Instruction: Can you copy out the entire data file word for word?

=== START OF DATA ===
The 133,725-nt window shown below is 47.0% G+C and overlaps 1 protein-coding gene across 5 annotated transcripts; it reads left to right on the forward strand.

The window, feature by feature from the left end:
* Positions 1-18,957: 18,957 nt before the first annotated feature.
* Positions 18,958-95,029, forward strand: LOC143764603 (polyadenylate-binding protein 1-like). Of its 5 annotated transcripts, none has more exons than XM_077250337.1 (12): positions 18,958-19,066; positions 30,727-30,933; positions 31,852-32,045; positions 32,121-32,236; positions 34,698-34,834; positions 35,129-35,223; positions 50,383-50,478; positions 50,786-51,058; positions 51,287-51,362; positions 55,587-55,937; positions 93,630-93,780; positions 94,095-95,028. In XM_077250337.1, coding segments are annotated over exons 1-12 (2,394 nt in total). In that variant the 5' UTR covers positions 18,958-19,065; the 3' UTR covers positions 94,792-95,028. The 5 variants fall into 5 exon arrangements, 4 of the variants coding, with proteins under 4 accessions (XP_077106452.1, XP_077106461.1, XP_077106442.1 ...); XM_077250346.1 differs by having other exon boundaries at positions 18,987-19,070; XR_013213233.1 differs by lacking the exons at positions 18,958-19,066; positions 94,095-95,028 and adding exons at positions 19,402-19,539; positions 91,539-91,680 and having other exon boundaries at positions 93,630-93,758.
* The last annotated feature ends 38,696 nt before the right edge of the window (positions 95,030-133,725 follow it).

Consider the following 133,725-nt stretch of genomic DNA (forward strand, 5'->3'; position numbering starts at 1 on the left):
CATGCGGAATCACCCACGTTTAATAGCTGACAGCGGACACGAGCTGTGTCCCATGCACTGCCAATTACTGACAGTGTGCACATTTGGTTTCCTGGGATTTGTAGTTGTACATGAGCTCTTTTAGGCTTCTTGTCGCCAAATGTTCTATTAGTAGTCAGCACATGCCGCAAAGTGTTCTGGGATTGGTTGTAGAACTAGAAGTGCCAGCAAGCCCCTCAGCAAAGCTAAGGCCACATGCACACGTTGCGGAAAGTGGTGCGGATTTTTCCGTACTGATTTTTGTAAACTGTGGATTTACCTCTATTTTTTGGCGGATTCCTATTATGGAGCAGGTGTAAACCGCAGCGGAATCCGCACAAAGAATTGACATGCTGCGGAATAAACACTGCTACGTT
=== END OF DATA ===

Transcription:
The 133,725-nt window shown below is 47.0% G+C and overlaps 1 protein-coding gene across 5 annotated transcripts; it reads left to right on the forward strand.

The window, feature by feature from the left end:
* Positions 1-18,957: 18,957 nt before the first annotated feature.
* Positions 18,958-95,029, forward strand: LOC143764603 (polyadenylate-binding protein 1-like). Of its 5 annotated transcripts, none has more exons than XM_077250337.1 (12): positions 18,958-19,066; positions 30,727-30,933; positions 31,852-32,045; positions 32,121-32,236; positions 34,698-34,834; positions 35,129-35,223; positions 50,383-50,478; positions 50,786-51,058; positions 51,287-51,362; positions 55,587-55,937; positions 93,630-93,780; positions 94,095-95,028. In XM_077250337.1, coding segments are annotated over exons 1-12 (2,394 nt in total). In that variant the 5' UTR covers positions 18,958-19,065; the 3' UTR covers positions 94,792-95,028. The 5 variants fall into 5 exon arrangements, 4 of the variants coding, with proteins under 4 accessions (XP_077106452.1, XP_077106461.1, XP_077106442.1 ...); XM_077250346.1 differs by having other exon boundaries at positions 18,987-19,070; XR_013213233.1 differs by lacking the exons at positions 18,958-19,066; positions 94,095-95,028 and adding exons at positions 19,402-19,539; positions 91,539-91,680 and having other exon boundaries at positions 93,630-93,758.
* The last annotated feature ends 38,696 nt before the right edge of the window (positions 95,030-133,725 follow it).

Consider the following 133,725-nt stretch of genomic DNA (forward strand, 5'->3'; position numbering starts at 1 on the left):
CATGCGGAATCACCCACGTTTAATAGCTGACAGCGGACACGAGCTGTGTCCCATGCACTGCCAATTACTGACAGTGTGCACATTTGGTTTCCTGGGATTTGTAGTTGTACATGAGCTCTTTTAGGCTTCTTGTCGCCAAATGTTCTATTAGTAGTCAGCACATGCCGCAAAGTGTTCTGGGATTGGTTGTAGAACTAGAAGTGCCAGCAAGCCCCTCAGCAAAGCTAAGGCCACATGCACACGTTGCGGAAAGTGGTGCGGATTTTTCCGTACTGATTTTTGTAAACTGTGGATTTACCTCTATTTTTTGGCGGATTCCTATTATGGAGCAGGTGTAAACCGCAGCGGAATCCGCACAAAGAATTGACATGCTGCGGAATAAACACTGCTACGTT